Title: The Triathlete
Author: Ascher Halden
Cover artist: n/a
Publisher: MEZ9 Lit
Amazon: Buy Link The Triathlete
Genre: YA gay fiction
Length: 446 pages
Rating. 4.5 stars out of 5
A guest review by Sirius.
Summary: The young protagonist in this book has to deal with poverty, bullying, realizing that he is gay. This was not an easy read, but I thought that the ending was extremely rewarding.
Wyatt Reid lives in a run-down duplex with a mother whom he sees as nothing more than an occasional sticky note on the fridge. When he’s not trying to scrounge up scraps of food from the lady at the convenience store down the street, the lady who has a new name each week, he tries to stay off the radar of the malevolent school bully, Cyrus. The summer before Wyatt is set to start high school, he’s coerced by Cyrus to break into a house. While Cyrus makes off with an expensive triathlon bike, Wyatt’s left taking the fall for everything. He gets busted by the bikes owner, an obsessed elite triathlete named Cole.
Cole’s roommate, a trust-fundee named Kevin, takes pity on Wyatt after he’s released from juvenile hall. Despite Cole’s objections, Kevin gives Wyatt a chance to right the situation by letting him work off his debt by doing housework. As Wyatt works, he builds a rapport with Cole and begins training on his own to escape the negative realities of his own life. He will have to go toe-to-toe with Cyrus to defend his best friend with Down’s Syndrome, Rudy, and his boyfriend, Riley.
I want to warn you guys again – the book is written in the present tense. If you dislike it no matter what, stay away. I actually thought that this was not the smoothest present tense work I have read and it took time for me to get used to the writing style, but when I did, maybe after first ten or fifteen percent of the story, it flowed really well and I could not put the book away.
If I were to try and distinguish this book from many other YA books I have read this year, I would have probably said that Wyatt is the protagonist who actually has it rough in many areas of his life, not just figuring out his sexuality. In fact, I would not call this book a romance, even though it has a sweet romantic storyline in it for the main character.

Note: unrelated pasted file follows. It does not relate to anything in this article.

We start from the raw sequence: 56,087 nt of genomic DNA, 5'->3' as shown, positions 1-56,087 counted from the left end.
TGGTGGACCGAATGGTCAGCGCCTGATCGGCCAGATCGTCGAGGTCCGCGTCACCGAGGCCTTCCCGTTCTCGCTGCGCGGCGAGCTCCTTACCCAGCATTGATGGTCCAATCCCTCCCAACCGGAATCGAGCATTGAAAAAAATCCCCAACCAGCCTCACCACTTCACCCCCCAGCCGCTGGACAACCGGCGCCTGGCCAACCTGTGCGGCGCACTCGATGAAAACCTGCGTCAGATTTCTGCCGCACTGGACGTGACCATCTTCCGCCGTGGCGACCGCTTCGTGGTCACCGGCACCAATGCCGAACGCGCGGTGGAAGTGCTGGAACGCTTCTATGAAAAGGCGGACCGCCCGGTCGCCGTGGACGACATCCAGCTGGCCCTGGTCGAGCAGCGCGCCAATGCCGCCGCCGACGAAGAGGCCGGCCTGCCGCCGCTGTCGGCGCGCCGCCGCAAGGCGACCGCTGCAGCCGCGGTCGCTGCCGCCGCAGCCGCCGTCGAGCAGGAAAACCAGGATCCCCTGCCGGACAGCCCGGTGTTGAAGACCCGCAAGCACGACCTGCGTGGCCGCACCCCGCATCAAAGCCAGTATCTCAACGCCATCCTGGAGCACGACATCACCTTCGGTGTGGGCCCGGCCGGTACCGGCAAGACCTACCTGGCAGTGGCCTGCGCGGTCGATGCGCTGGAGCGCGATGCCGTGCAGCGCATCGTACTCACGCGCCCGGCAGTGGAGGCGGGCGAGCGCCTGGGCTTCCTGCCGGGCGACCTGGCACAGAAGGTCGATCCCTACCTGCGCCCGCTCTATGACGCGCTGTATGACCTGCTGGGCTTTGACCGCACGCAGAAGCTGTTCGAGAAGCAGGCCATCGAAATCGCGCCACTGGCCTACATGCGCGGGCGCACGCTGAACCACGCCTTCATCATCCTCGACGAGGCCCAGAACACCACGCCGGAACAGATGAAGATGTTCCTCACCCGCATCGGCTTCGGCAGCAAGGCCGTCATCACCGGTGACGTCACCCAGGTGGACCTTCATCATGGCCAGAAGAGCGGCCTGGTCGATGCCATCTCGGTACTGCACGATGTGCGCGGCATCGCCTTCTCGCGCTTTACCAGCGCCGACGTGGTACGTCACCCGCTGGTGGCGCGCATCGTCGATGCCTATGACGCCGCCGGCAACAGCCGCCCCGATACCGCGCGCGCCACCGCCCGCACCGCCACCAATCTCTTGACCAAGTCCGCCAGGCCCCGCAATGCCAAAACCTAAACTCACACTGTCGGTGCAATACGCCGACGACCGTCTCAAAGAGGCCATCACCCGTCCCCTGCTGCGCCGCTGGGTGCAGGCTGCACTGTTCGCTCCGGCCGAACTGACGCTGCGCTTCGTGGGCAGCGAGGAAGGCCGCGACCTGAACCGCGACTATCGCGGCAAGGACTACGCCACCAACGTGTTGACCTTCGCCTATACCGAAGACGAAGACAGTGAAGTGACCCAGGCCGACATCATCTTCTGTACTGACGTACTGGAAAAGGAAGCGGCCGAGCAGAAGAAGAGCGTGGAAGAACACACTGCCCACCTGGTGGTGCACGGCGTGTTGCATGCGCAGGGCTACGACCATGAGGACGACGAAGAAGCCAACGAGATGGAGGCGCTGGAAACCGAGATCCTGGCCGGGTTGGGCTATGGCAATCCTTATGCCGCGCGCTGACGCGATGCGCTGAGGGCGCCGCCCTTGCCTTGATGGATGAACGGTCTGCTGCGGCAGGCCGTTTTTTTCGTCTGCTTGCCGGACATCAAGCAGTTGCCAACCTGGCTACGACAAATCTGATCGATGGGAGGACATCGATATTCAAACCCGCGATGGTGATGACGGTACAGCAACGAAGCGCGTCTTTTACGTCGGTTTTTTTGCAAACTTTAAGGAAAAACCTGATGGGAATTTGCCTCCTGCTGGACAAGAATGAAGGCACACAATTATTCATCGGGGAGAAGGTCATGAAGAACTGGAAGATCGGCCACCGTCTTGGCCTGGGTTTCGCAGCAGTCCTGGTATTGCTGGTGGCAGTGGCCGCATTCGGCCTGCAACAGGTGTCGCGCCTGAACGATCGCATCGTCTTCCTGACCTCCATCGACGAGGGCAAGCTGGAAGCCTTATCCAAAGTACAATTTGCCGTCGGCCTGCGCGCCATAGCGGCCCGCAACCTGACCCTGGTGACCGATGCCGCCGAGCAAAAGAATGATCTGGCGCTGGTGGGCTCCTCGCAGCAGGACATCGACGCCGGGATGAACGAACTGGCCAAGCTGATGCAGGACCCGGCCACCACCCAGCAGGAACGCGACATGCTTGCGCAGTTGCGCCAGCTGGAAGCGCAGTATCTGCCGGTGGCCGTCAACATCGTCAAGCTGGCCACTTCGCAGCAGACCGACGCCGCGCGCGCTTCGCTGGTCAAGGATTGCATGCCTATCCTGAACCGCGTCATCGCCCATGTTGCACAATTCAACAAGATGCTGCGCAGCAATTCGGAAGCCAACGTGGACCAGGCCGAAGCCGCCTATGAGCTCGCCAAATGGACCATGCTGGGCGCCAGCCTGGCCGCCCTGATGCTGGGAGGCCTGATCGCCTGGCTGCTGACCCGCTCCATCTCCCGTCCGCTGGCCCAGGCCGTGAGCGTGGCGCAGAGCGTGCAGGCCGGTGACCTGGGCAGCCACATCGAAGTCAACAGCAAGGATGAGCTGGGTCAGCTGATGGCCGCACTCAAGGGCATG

I actually thought that some sweetness was badly needed in this book, because Wyatt has actually to endure so very much before he eventually triumphs over his misfortunes. As the blurb can tell you he had to deal with the extreme bullying over prolonged period of time and when I say extreme, I mean that. Sadly it felt very realistic, but that did not stop me though from wanting to shake Wyatt and ask him to exercise some brain power earlier than he did. So the sweetness of first love was a very nice and well done distraction from a lot of pain our main character actually endures.
I thought Wyatt’s journey of maturing and learning how to stand up for himself and his friends was extremely well done. Of course it helped that he met adults in his life who were able to help him to do it, but I really liked how it was not an easy journey for the adults either. I thought Cole’s character arc and him and Wyatt becoming friends was just so very lovely. Cole’s trying so very hard not to let his wall down around Wyatt and finally letting himself to trust and to help Wyatt was such a pleasure to read about. Another adult who I thought was extremely well portrayed was Wyatt’s mother. I thought that while she would not win a mother of the year’s award from me, I was very surprised how the author managed to portray her as a very flawed human being and still made me care for her.
Yes, it was a nice coincidence that Wyatt ended up loving the sport and training helped him to concentrate on something positive he could achieve, but then I wondered whether becoming friends with Cole and seeing him as a good role model was what actually caused Wyatt wanting to start his own training. Maybe it was not such a coincidence after all. I also thought that the fact that the author managed to keep me interested in the training and the sport itself was no small feat, because I recently could not finish the book about runners, so boring and tedious it felt. Granted the triathlon is not just about running, but running is a part of that.
I just wanted to stress one more time – the story does not hold back in describing the effects bullying has on kids. I thought it was upsetting but realistic, in fact while the bully did not have any redeeming qualities to me, he did not feel like a caricature, just a real life monster.
I really enjoyed this book, I even thought that the author pulled rather happy ending quite well and it did not feel tackled on. I could certainly imagine story going a different way for Wyatt if he never met Cole and Kevin, but I was pleased with the way it ended so very much.